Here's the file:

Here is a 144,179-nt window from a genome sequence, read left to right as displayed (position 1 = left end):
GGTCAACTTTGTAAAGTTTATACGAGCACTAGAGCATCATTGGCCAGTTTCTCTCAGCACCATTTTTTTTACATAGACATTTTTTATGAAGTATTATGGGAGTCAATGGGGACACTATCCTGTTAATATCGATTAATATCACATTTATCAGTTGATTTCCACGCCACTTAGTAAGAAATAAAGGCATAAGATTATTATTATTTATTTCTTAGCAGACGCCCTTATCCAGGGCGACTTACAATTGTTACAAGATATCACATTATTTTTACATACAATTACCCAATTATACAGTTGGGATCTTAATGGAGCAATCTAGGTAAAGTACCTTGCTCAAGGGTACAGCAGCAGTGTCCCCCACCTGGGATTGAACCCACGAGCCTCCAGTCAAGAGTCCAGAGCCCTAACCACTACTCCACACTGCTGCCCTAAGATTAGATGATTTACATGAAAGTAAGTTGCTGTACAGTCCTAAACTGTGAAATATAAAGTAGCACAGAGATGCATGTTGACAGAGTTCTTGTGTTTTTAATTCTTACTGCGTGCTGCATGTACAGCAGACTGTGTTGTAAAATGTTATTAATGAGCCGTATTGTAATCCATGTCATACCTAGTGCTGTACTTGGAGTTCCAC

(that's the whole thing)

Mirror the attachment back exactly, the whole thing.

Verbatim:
Here is a 144,179-nt window from a genome sequence, read left to right as displayed (position 1 = left end):
GGTCAACTTTGTAAAGTTTATACGAGCACTAGAGCATCATTGGCCAGTTTCTCTCAGCACCATTTTTTTTACATAGACATTTTTTATGAAGTATTATGGGAGTCAATGGGGACACTATCCTGTTAATATCGATTAATATCACATTTATCAGTTGATTTCCACGCCACTTAGTAAGAAATAAAGGCATAAGATTATTATTATTTATTTCTTAGCAGACGCCCTTATCCAGGGCGACTTACAATTGTTACAAGATATCACATTATTTTTACATACAATTACCCAATTATACAGTTGGGATCTTAATGGAGCAATCTAGGTAAAGTACCTTGCTCAAGGGTACAGCAGCAGTGTCCCCCACCTGGGATTGAACCCACGAGCCTCCAGTCAAGAGTCCAGAGCCCTAACCACTACTCCACACTGCTGCCCTAAGATTAGATGATTTACATGAAAGTAAGTTGCTGTACAGTCCTAAACTGTGAAATATAAAGTAGCACAGAGATGCATGTTGACAGAGTTCTTGTGTTTTTAATTCTTACTGCGTGCTGCATGTACAGCAGACTGTGTTGTAAAATGTTATTAATGAGCCGTATTGTAATCCATGTCATACCTAGTGCTGTACTTGGAGTTCCAC